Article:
How Realtors can help our landlord clients avoid these Top 5 Rookie Mistakes
We as Realtors wear many hats and are leaned on heavily by our clients in their time of need. We help them buy and sell many types of properties from Commercial to Residential, but every property is an investment. Some are investments they live in, and others, like pre-construction condos, are bought with the idea of it becoming an income property.
As soon as your client wants to rent out a property, they now also become a landlord, and are charged with all the responsibilities that entails. We are not lawyers and we do not work for the municipal or provincial government, but what we are, are advisors, and we should know the good, bad, and the ugly of being a landlord. With that in mind, here is a list of the 5 mistakes made by rookie landlords:
1. Not running adequate checks on a potential tenant.
We have our own screening process as Ontario Realtors which may include the following steps:
- Credit Check
- Rental Application
- Employment Letter
- Pay Stubs
- Employment References
- Previous Landlord References
- FINTRAC clearance/Government Issued ID
- In some cases banking info
- In some cases a Police Background Check
But sometimes our clients go and find someone on their own tenants, without running a proper background check which can lead to repair costs, chasing rent, and unit vacancy.
2. Thinking the property will always be rented.
The rental market is on fire in cities like Toronto and Vancouver, maybe not so for other cities across the country. Before the income property is purchased, it is our responsibility to run the monthly numbers with our clients, and advise them that there may be months within their ownership of the property where they will have to carry the full cost which will most likely include: the mortgage, maintenance fees, taxes, and utilities.
3. Underestimating the cost of repairs or ongoing property maintenance.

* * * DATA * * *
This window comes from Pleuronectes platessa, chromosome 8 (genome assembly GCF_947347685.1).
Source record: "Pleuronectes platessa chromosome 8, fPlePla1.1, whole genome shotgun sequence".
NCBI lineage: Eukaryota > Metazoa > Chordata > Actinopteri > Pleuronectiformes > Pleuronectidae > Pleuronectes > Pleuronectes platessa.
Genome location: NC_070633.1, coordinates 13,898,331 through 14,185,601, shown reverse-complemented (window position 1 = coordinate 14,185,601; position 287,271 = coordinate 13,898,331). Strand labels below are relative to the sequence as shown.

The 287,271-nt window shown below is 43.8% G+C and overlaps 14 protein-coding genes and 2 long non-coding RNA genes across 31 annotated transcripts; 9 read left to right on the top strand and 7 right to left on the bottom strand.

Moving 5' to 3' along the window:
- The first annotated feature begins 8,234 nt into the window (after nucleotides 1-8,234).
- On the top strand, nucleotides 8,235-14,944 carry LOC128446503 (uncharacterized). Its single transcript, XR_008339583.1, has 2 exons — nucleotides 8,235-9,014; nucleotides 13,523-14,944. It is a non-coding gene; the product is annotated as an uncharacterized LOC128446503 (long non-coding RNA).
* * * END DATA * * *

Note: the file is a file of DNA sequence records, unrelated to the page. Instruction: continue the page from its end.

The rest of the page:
One of the many responsibilities of a Landlord in Ontario is providing and maintaining the rental unit in a good state of repair and fit for habitation. This means that your client will be responsible for making repairs from time to time to the unit while it’s being occupied and between occupancies. Depending on whether the income property is a house or condo, the maintenance can be extremely involved or as simple as a coat of paint. It is wise to advise your client to try to save some cash every month and put it away for miscellaneous repairs and maintenance. It would be also wise to have contacts/friends who work in the renovations, plumbing, electrical, and general contractor sectors. This way, no matter what repair your clients may have, you will be able to help them remedy the situation in a timely manner.
4. Thinking that being an Income Property Owner is a Hobby.
This is a business and needs to be treated as such. You should advise all of your clients of this and have them consult an accountant to help them create a business plan for each of their income properties. These business plans will include a timeline (from purchase to sale), a budget (annual & monthly), a SWOT analysis for the market where the income property is located (we can help here), and a list of contacts for each inevitable problem (we can also help here).
5. Relying on a handshake
Again, this is only a mistake landlords make when they avoid talking to you the Realtor before they find an occupant for their Income Property. The background check and contract that a professional Realtor will prepare should always cover the responsibilities of both the Landlord and Tenant. The contract will be signed and dated by both the Landlord and Tenant, and can be used in court. A handshake and he said she said will not hold its weight in court if your client is looking to obtain damages from the tenant. Before taking any dispute to court, advise your clients to seek the advice of a lawyer.
If you’re a Toronto Realtor and want to learn more about the Residential Tenancies Act, the Residential Landlord & Tenant Relationship, Issues Relating to the Sale of Tenanted Properties, and Drafting Issues with the Agreement of Purchase & Sale, then join us on Wednesday, December 7th at 10am for our Seminar on Legal Concerns for Residential Rental Properties.
Click Here for more details and call our office at 416-321-2228 to register.